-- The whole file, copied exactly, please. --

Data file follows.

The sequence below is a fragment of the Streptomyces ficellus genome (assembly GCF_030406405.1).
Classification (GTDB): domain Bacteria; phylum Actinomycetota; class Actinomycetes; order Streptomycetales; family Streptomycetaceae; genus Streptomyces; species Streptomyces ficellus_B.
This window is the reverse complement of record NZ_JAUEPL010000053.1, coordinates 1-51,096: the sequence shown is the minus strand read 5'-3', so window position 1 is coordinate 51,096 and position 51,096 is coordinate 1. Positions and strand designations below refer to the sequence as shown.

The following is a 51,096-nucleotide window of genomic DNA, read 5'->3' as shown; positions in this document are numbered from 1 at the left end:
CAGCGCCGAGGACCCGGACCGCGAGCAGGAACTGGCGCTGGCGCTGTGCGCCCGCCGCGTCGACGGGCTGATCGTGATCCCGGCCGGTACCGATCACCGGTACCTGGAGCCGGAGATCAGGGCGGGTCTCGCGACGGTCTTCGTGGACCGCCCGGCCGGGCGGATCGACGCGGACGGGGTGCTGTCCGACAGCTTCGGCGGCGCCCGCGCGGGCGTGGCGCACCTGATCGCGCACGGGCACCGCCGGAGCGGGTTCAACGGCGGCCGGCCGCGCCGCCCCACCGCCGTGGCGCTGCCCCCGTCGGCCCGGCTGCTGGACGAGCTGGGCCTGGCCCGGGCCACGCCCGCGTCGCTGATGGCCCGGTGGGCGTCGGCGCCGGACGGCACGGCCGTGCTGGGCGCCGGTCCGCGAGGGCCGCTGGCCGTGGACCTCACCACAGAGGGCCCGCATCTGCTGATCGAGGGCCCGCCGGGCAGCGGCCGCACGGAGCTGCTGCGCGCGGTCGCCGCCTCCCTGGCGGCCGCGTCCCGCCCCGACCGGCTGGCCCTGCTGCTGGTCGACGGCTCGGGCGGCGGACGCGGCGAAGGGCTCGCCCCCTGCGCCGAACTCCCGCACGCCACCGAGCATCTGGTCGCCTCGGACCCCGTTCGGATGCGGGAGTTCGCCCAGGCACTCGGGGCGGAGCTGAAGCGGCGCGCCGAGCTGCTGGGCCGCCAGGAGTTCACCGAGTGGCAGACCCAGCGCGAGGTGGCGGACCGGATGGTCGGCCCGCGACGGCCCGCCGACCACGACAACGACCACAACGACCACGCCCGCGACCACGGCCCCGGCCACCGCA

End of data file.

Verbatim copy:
The sequence below is a fragment of the Streptomyces ficellus genome (assembly GCF_030406405.1).
Classification (GTDB): domain Bacteria; phylum Actinomycetota; class Actinomycetes; order Streptomycetales; family Streptomycetaceae; genus Streptomyces; species Streptomyces ficellus_B.
This window is the reverse complement of record NZ_JAUEPL010000053.1, coordinates 1-51,096: the sequence shown is the minus strand read 5'-3', so window position 1 is coordinate 51,096 and position 51,096 is coordinate 1. Positions and strand designations below refer to the sequence as shown.

The following is a 51,096-nucleotide window of genomic DNA, read 5'->3' as shown; positions in this document are numbered from 1 at the left end:
CAGCGCCGAGGACCCGGACCGCGAGCAGGAACTGGCGCTGGCGCTGTGCGCCCGCCGCGTCGACGGGCTGATCGTGATCCCGGCCGGTACCGATCACCGGTACCTGGAGCCGGAGATCAGGGCGGGTCTCGCGACGGTCTTCGTGGACCGCCCGGCCGGGCGGATCGACGCGGACGGGGTGCTGTCCGACAGCTTCGGCGGCGCCCGCGCGGGCGTGGCGCACCTGATCGCGCACGGGCACCGCCGGAGCGGGTTCAACGGCGGCCGGCCGCGCCGCCCCACCGCCGTGGCGCTGCCCCCGTCGGCCCGGCTGCTGGACGAGCTGGGCCTGGCCCGGGCCACGCCCGCGTCGCTGATGGCCCGGTGGGCGTCGGCGCCGGACGGCACGGCCGTGCTGGGCGCCGGTCCGCGAGGGCCGCTGGCCGTGGACCTCACCACAGAGGGCCCGCATCTGCTGATCGAGGGCCCGCCGGGCAGCGGCCGCACGGAGCTGCTGCGCGCGGTCGCCGCCTCCCTGGCGGCCGCGTCCCGCCCCGACCGGCTGGCCCTGCTGCTGGTCGACGGCTCGGGCGGCGGACGCGGCGAAGGGCTCGCCCCCTGCGCCGAACTCCCGCACGCCACCGAGCATCTGGTCGCCTCGGACCCCGTTCGGATGCGGGAGTTCGCCCAGGCACTCGGGGCGGAGCTGAAGCGGCGCGCCGAGCTGCTGGGCCGCCAGGAGTTCACCGAGTGGCAGACCCAGCGCGAGGTGGCGGACCGGATGGTCGGCCCGCGACGGCCCGCCGACCACGACAACGACCACAACGACCACGCCCGCGACCACGGCCCCGGCCACCGCA